Thursday, July 12, 2012


This blog post initially appeared in America magazine on November 9, 2011. Since Jerry Sandusky has been tried and found guilty and on the day that Louis Freeh released his report on the institutional blindness and mendacity at Penn State, it seems even more significant to repost this now.


People often talk about absent men, fathers who are not there, male role models lacking in boys’ lives, but what about when the men are everywhere and nowhere to be seen?  In the case of the allegations of sexual abuse in the Penn State football program the men were not, and are not, there. And this sexual abuse case in the Penn State football program is a program wide problem, even if the alleged abuser is the only man who harmed children directly, because, make no mistake, the one accused of abuse relied on the silence of those around him to continue his reign of terror on the souls and bodies of young boys.  This is about men and boys, masculinity and power, truth and cowardice. It is about men who were willing to let boys continue to be sexually abused because of twisted views of what it means to be a man, and how powerful men want themselves to be seen and treated. Think about this: Penn State football is about no-nonsense, tough defense; it is Linebacker U, strong, straightforward and in your face; it is hard hitting and direct. Young men learn about teamwork, how to support each other and play hard and what it means to be tough. Unless, as the direct testimony of then grad assistant Mike McQueary  states, a 10 year old boy is being raped in the shower.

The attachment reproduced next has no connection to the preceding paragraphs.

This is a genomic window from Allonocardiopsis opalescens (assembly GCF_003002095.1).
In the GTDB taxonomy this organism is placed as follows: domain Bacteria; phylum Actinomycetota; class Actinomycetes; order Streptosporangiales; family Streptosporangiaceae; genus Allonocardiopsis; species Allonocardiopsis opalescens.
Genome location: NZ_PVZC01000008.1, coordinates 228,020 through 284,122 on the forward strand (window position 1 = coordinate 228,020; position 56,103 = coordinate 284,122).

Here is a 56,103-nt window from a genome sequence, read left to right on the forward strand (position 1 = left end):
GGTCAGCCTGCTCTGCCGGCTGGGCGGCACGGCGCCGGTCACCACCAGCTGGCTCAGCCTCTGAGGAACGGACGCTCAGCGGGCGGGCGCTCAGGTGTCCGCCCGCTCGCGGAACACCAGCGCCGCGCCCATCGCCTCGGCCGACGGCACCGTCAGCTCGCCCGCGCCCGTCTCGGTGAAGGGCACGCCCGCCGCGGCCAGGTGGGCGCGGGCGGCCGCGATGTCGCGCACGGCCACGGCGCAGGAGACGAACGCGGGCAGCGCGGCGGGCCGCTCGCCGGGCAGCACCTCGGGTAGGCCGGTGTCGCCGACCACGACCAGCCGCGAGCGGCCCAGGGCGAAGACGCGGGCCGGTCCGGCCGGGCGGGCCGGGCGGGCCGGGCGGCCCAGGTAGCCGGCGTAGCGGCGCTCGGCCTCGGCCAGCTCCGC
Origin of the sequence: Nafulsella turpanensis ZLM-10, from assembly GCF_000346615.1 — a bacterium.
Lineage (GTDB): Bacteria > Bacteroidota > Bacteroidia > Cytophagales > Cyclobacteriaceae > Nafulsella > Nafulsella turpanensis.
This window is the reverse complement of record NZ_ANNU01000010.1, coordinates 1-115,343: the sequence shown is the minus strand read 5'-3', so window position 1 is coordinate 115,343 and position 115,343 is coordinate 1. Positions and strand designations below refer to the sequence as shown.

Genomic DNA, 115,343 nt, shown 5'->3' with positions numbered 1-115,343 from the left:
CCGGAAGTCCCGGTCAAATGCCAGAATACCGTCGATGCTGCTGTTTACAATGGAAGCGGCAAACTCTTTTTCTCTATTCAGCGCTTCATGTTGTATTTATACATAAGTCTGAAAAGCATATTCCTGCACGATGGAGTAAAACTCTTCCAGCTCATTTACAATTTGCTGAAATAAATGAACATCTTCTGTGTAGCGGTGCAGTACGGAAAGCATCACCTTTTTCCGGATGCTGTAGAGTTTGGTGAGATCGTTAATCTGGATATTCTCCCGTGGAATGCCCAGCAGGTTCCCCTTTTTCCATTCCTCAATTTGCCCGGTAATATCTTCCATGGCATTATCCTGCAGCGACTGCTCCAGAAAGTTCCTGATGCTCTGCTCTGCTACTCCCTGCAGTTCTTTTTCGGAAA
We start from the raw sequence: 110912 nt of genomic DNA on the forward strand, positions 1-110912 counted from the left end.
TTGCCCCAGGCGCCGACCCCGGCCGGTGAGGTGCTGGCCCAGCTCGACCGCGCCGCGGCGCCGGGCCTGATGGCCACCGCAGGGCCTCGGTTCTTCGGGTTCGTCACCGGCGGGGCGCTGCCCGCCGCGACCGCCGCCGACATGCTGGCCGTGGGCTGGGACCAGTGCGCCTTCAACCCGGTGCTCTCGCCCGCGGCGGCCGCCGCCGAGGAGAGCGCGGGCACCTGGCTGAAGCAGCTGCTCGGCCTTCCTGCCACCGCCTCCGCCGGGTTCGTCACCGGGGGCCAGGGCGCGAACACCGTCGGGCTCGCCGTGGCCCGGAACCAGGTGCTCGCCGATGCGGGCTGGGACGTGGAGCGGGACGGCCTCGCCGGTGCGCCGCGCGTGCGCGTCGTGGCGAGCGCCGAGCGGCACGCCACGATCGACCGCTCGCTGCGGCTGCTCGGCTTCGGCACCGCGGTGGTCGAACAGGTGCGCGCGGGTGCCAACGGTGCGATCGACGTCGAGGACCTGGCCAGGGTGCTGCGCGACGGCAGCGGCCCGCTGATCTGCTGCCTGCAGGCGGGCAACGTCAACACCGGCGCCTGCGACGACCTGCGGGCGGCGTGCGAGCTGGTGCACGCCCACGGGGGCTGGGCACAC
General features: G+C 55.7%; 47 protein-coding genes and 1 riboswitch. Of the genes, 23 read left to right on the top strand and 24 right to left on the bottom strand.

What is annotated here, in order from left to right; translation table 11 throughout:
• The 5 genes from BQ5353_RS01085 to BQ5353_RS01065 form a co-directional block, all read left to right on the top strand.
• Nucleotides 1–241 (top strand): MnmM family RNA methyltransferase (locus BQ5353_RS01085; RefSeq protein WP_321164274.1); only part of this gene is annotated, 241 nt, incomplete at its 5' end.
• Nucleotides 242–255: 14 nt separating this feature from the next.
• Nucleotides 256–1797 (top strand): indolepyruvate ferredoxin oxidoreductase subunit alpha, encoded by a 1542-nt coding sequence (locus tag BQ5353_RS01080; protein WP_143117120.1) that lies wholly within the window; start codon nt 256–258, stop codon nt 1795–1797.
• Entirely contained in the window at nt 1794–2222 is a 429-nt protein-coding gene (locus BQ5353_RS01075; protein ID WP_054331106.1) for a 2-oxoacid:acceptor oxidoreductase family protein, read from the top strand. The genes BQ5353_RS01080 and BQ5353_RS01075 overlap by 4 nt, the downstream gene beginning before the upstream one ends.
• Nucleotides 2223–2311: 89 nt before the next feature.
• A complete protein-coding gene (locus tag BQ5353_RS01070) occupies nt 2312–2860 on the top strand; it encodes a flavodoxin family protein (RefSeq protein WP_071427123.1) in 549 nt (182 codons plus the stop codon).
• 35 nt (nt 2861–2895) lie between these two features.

Apparently, an abused child is someone you all run away from, not even learning his name, or ever finding out what happened to him, even if he is still alive. Not only do you not rally around to protect him, you try to run away and cover up the story and go on with tough, direct, straightforward football, teaching these college athletes how to be men.  How could it be that the power, strength, directness and toughness went away? How is it that a grad assistant, the head coach, the AD and other administrators – leaders of men – never learned the name of a boy who Mike McQueary stated was being raped in public? Why could they not protect him? What were they scared of? Why did they allow the man who one man claimed from direct witness to be a child rapist remain a friend of the program, with an office in the building, still bringing boys some years later to the same sites? How could they all pretend it was okay?

This is a story about men and boys. This is not a story about the evil of men and the saintliness of women, but try a thought experiment. You can make any excuse you want for these men, but picture your mother (or grandmother, sister, wife or daughter) walking in on a scene of a child being raped, and ask yourself, what would my mother do? Would she walk away from the child? Would she go consult with someone as to the best course of action? Would she report to her higher up and consider that her legal and moral obligations were met? Or would your mother, as frail and aged, or as tough and young as she is, be saving a child from the clutches of a destroyer of children by any means necessary? Why did these men not meet their moral obligations?